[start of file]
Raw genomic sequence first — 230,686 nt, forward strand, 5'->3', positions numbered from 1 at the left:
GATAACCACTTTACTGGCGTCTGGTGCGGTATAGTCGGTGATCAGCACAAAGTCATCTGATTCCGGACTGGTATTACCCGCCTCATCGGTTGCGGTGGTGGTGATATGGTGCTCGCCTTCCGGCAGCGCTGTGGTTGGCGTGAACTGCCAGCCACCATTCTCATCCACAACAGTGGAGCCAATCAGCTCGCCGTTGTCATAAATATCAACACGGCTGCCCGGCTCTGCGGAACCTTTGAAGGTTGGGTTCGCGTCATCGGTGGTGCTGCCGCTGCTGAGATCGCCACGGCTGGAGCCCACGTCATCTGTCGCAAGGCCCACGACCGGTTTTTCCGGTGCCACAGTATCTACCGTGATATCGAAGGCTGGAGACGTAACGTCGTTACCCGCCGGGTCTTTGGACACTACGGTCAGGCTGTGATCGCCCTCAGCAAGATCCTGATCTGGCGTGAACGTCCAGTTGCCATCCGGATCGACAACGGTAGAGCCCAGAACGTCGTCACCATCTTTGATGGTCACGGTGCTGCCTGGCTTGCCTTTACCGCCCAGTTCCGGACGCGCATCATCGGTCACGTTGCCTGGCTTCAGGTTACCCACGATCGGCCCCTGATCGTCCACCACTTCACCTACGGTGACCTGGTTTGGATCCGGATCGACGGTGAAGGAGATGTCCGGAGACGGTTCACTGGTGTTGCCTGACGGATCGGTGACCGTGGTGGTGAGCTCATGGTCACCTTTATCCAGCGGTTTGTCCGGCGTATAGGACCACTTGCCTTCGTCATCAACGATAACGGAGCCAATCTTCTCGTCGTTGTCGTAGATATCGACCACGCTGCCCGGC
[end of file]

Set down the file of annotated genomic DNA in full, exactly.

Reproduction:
Raw genomic sequence first — 230,686 nt, forward strand, 5'->3', positions numbered from 1 at the left:
GATAACCACTTTACTGGCGTCTGGTGCGGTATAGTCGGTGATCAGCACAAAGTCATCTGATTCCGGACTGGTATTACCCGCCTCATCGGTTGCGGTGGTGGTGATATGGTGCTCGCCTTCCGGCAGCGCTGTGGTTGGCGTGAACTGCCAGCCACCATTCTCATCCACAACAGTGGAGCCAATCAGCTCGCCGTTGTCATAAATATCAACACGGCTGCCCGGCTCTGCGGAACCTTTGAAGGTTGGGTTCGCGTCATCGGTGGTGCTGCCGCTGCTGAGATCGCCACGGCTGGAGCCCACGTCATCTGTCGCAAGGCCCACGACCGGTTTTTCCGGTGCCACAGTATCTACCGTGATATCGAAGGCTGGAGACGTAACGTCGTTACCCGCCGGGTCTTTGGACACTACGGTCAGGCTGTGATCGCCCTCAGCAAGATCCTGATCTGGCGTGAACGTCCAGTTGCCATCCGGATCGACAACGGTAGAGCCCAGAACGTCGTCACCATCTTTGATGGTCACGGTGCTGCCTGGCTTGCCTTTACCGCCCAGTTCCGGACGCGCATCATCGGTCACGTTGCCTGGCTTCAGGTTACCCACGATCGGCCCCTGATCGTCCACCACTTCACCTACGGTGACCTGGTTTGGATCCGGATCGACGGTGAAGGAGATGTCCGGAGACGGTTCACTGGTGTTGCCTGACGGATCGGTGACCGTGGTGGTGAGCTCATGGTCACCTTTATCCAGCGGTTTGTCCGGCGTATAGGACCACTTGCCTTCGTCATCAACGATAACGGAGCCAATCTTCTCGTCGTTGTCGTAGATATCGACCACGCTGCCCGGC